Embedding Neoliberalism Through Statecraft: the Case of Market Reform in Vietnam

  • Mark Evans
  • Bui Duc Hai
Part of the International Political Economy Series book series (IPES)


In 1986 the Vietnamese government initiated a broad range of what it termed ‘socialist oriented, mixed economy market reforms’ in which the equitization or co phan hoa of state-owned enterprises (SOEs) was to play a central role. The process began slowly but has increased in pace in the last few years as a consequence of external pressures from the IMF, the World Bank, and its most influential donors; positive lesson-drawing from China’s ‘reform and open door’ policy; negative lesson-drawing from Russian ‘shock therapy’; and, the acceptance by Vietnam’s governing elite of the need to create the conditions for the establishment of a new development trajectory that combines elements of both the developmental state and competition state models of economic development (see Soederberg in this volume). Furthermore, improving relations within the United States created an international political climate conducive to increasing the scope and intensity of domestic neoliberal policy change.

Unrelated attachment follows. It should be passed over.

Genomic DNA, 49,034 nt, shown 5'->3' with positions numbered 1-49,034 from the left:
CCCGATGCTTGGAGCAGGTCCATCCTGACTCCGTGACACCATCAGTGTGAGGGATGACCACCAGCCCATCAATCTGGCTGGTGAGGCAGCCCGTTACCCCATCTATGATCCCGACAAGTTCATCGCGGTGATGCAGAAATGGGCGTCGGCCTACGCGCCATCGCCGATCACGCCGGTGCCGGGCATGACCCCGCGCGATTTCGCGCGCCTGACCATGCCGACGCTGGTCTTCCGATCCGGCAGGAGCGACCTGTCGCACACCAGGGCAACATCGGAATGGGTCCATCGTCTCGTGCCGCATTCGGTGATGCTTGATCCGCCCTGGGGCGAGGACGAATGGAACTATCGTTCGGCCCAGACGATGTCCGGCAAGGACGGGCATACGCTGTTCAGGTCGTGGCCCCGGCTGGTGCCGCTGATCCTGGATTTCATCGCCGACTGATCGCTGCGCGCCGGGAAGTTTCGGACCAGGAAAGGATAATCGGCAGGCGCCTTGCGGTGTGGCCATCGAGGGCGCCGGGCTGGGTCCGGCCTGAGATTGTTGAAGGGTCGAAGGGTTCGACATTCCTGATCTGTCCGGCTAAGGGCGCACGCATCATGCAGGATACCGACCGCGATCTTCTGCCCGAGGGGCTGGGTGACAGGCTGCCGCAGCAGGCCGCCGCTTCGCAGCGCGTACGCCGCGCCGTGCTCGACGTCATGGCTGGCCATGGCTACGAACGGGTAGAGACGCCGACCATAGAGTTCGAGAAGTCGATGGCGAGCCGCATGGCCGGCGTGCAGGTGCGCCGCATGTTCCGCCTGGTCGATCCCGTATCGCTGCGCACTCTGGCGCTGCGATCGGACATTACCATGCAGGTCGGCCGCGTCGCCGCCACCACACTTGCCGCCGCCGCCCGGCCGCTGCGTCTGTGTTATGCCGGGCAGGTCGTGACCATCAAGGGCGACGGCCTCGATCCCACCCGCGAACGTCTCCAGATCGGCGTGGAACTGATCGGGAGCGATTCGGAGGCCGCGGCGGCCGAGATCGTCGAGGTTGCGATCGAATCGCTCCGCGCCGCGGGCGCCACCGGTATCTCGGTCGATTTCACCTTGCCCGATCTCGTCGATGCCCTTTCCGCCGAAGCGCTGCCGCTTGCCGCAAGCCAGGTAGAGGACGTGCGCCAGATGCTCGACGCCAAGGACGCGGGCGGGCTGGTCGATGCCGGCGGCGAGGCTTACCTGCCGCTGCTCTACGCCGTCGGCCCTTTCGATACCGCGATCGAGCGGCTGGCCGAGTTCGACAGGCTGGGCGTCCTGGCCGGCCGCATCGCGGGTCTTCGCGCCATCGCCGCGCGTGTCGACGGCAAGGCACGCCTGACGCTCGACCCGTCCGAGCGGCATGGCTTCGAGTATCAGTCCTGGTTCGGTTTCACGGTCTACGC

Market Reform Internalize Globalization Deputy Prime Minister Vietnamese Government Hochiminh City 
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Further reading

  1. Duiker, W. (1995) Vietnam: Revolution in Transition. Boulder, Co: Westview.Google Scholar
  2. Fforde, A. and Vylder, S. (1996) From Plan to Market: The Economic Transition in Vietnam. Boulder: Westview Press.Google Scholar
  3. Marr, D. (1995) Vietnam 1945: The Quest for Power. Berkeley and Los Angeles: University of California Press.Google Scholar
  4. Marr, D. (1995) Vietnam Strives to Catch Up. New York: Asia Society, Asian Updates.Google Scholar

Useful websites

  1. <> About Vietnam’s government and politics
  2. <> E Journals and Discussion Lists on Vietnam
  3. <> Vietnam Virtual Library
  4. <> Studying the Vietnam War

Copyright information

© Mark Evans and Bui Duc Hai 2005

Authors and Affiliations

  • Mark Evans
  • Bui Duc Hai

There are no affiliations available

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